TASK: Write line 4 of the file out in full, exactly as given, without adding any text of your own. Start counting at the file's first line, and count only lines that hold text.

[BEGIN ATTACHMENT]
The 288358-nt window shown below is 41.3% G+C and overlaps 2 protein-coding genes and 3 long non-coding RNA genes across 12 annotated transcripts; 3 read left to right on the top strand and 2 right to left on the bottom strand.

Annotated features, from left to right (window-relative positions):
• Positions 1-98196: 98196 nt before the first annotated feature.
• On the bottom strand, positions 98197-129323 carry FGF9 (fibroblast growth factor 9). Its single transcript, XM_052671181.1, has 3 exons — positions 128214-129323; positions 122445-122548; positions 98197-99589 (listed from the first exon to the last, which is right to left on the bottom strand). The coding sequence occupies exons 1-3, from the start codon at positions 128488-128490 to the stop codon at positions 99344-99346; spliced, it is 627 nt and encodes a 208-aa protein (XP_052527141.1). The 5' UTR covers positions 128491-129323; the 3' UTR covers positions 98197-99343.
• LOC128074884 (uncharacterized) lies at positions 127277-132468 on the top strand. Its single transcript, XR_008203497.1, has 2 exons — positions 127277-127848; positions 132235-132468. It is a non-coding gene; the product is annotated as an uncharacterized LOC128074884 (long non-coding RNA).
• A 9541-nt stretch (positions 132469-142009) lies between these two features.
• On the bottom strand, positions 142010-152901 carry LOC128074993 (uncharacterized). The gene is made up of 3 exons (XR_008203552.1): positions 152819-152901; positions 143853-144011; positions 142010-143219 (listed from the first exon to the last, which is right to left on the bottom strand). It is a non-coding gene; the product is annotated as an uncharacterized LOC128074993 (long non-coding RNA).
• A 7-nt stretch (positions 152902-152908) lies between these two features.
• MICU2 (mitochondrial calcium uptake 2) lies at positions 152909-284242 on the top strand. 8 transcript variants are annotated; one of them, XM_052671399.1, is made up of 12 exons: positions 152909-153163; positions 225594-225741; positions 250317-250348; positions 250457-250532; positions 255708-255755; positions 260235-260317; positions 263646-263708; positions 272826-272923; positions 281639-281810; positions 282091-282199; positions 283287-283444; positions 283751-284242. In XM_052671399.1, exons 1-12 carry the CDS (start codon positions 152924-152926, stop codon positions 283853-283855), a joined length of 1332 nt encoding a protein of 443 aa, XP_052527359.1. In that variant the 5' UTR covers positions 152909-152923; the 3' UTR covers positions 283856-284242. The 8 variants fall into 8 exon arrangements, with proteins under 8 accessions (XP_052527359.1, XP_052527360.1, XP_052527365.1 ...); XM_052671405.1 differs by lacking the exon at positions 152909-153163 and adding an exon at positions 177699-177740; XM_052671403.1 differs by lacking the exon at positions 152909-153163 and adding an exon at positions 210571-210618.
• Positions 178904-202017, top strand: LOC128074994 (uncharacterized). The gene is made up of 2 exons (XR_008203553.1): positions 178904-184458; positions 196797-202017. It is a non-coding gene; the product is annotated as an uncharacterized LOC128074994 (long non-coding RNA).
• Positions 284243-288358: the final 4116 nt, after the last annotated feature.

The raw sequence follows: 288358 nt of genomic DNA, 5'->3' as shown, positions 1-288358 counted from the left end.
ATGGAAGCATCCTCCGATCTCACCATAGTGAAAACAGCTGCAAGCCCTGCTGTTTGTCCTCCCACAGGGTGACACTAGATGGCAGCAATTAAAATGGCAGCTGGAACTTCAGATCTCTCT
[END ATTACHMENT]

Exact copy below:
• On the bottom strand, positions 98197-129323 carry FGF9 (fibroblast growth factor 9). Its single transcript, XM_052671181.1, has 3 exons — positions 128214-129323; positions 122445-122548; positions 98197-99589 (listed from the first exon to the last, which is right to left on the bottom strand). The coding sequence occupies exons 1-3, from the start codon at positions 128488-128490 to the stop codon at positions 99344-99346; spliced, it is 627 nt and encodes a 208-aa protein (XP_052527141.1). The 5' UTR covers positions 128491-129323; the 3' UTR covers positions 98197-99343.